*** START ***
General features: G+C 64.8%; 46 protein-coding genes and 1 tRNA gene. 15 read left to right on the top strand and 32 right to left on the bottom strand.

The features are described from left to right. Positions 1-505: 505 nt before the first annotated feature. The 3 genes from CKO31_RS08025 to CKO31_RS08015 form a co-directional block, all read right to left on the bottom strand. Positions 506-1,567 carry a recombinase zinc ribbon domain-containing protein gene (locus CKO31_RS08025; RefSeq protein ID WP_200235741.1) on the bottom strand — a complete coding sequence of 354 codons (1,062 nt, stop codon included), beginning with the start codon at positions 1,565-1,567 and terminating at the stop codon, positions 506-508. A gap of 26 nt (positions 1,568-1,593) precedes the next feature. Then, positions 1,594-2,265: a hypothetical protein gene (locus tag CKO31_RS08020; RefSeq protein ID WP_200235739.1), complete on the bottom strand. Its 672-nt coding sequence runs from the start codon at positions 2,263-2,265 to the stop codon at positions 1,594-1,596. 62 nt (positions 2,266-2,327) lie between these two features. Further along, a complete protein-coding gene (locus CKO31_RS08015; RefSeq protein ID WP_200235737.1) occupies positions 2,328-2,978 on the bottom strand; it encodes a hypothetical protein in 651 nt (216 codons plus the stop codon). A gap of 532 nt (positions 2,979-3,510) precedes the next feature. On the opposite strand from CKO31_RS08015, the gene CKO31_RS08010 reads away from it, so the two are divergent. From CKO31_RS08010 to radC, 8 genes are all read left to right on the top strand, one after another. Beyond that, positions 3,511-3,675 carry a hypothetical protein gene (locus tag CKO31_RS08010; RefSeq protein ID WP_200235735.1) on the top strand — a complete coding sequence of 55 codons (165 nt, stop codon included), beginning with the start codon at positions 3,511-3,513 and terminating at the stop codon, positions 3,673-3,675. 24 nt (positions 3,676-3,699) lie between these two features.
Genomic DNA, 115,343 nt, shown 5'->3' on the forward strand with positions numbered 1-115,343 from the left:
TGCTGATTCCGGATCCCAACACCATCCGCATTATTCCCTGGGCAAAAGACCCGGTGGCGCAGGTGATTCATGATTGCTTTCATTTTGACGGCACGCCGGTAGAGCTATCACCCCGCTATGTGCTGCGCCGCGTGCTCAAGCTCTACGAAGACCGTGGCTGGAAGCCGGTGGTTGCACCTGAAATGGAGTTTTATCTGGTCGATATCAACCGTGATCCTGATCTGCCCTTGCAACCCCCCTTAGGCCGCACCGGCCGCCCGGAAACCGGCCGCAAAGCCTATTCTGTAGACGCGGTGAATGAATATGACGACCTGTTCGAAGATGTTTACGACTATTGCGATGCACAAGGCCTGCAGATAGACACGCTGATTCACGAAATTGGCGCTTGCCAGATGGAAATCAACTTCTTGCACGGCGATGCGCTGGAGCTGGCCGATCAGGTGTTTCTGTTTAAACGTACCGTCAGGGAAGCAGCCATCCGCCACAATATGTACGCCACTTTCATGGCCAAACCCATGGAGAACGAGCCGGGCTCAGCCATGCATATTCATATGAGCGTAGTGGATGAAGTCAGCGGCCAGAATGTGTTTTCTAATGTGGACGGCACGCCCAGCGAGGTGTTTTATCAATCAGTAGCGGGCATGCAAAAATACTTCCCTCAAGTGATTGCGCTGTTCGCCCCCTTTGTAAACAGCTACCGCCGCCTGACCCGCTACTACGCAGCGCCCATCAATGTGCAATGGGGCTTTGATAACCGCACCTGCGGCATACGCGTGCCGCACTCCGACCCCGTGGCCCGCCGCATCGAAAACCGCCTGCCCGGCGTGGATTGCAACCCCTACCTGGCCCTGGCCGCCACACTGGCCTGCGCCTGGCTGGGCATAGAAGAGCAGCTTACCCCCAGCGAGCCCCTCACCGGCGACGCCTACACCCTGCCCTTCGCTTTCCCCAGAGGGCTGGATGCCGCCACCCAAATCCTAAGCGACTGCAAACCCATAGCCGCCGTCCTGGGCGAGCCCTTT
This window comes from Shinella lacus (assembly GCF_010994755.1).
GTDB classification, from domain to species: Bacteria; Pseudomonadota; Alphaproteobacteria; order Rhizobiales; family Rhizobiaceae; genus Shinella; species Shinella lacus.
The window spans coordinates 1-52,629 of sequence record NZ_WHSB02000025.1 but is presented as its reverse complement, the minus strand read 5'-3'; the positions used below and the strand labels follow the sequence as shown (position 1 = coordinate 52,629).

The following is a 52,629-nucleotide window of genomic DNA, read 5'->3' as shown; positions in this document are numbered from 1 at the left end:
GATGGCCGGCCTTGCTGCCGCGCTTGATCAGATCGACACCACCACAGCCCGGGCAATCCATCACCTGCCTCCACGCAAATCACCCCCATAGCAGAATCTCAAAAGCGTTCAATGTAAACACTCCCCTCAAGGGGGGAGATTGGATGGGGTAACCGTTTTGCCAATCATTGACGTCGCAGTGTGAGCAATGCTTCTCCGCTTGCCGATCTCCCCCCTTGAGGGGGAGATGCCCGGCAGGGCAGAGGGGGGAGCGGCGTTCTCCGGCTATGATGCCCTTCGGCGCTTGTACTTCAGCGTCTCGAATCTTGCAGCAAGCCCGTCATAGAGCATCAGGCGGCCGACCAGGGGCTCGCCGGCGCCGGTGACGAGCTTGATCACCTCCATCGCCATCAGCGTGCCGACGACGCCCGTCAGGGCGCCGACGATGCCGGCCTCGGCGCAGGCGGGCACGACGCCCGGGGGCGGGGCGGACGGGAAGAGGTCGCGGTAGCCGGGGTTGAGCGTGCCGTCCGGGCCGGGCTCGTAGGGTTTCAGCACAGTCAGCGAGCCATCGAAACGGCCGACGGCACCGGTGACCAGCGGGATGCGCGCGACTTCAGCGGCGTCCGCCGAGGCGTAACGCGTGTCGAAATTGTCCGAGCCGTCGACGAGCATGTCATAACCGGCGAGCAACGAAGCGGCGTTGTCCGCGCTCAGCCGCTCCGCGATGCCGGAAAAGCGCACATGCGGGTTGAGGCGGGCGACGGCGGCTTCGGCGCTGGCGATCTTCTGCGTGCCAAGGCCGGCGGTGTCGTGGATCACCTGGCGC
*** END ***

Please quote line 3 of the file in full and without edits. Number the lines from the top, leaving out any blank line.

Genomic DNA, 115,343 nt, shown 5'->3' on the forward strand with positions numbered 1-115,343 from the left: